Adv Respir Med. 2021;89(2):145-157. doi: 10.5603/ARM.a2021.0037.
INTRODUCTION: There is increasing scientific interest in the possible association between hypovitaminosis D and the risk of SARS-CoV-2 infection severity and/or mortality.
OBJECTIVE: To conduct a metanalysis of the association between 25-hydroxyvitamin D (25(OH)D) concentration and SARS-CoV-2 infection severity or mortality.
MATERIAL AND METHODS: We searched PubMed, EMBASE, Google scholar and the Cochrane Database of Systematic Reviews for studies published between December 2019 and December 2020. Effect statistics were pooled using random effects models. The quality of included studies was assessed with the Newcastle-Ottawa Scale (NOS). Targeted outcomes: mortality and severity proportions in COVID-19 patients with 25(OH)D deficiency, defined as serum 25(OH)D < 50 nmol/L.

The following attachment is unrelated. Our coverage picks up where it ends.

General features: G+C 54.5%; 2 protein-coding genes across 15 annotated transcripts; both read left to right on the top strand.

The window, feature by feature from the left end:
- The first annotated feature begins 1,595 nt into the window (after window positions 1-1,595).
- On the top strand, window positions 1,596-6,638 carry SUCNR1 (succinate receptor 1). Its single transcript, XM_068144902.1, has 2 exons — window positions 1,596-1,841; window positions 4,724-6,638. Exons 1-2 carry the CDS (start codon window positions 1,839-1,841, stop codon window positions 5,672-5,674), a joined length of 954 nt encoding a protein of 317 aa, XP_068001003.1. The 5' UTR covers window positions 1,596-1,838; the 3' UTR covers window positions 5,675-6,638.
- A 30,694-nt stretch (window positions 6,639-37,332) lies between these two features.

RESULTS: In the 23 studies included (n = 2692), the mean age was 60.8 (SD ± 15.9) years and 53.8% were men. Results suggested that vitamin 25(OH)D deficiency was associated with increased risk of severe SARS-CoV-2 disease (RR 2.00; 95% CI 1.47-2.71, 17 studies) and mortality (RR 2.45; 95% CI 1.24-4.84, 13 studies). Only 7/23 studies reported C-reactive protein values, all of which were > 10 mg/L. Conclusions 25(OH)D deficiency seems associated with increased SARS-CoV-2 infection severity and mortality. However, findings do not imply causality, and randomized controlled trials are required, and new studies should be designed to determine if decreased 25(OH)D is an epiphenomenon or consequence of the inflammatory process associated with severe forms of SARS-CoV-2. Meanwhile, the concentration of 25(OH)D could be considered as a negative acute phase reactant and a poor prognosis in COVID-19 infection.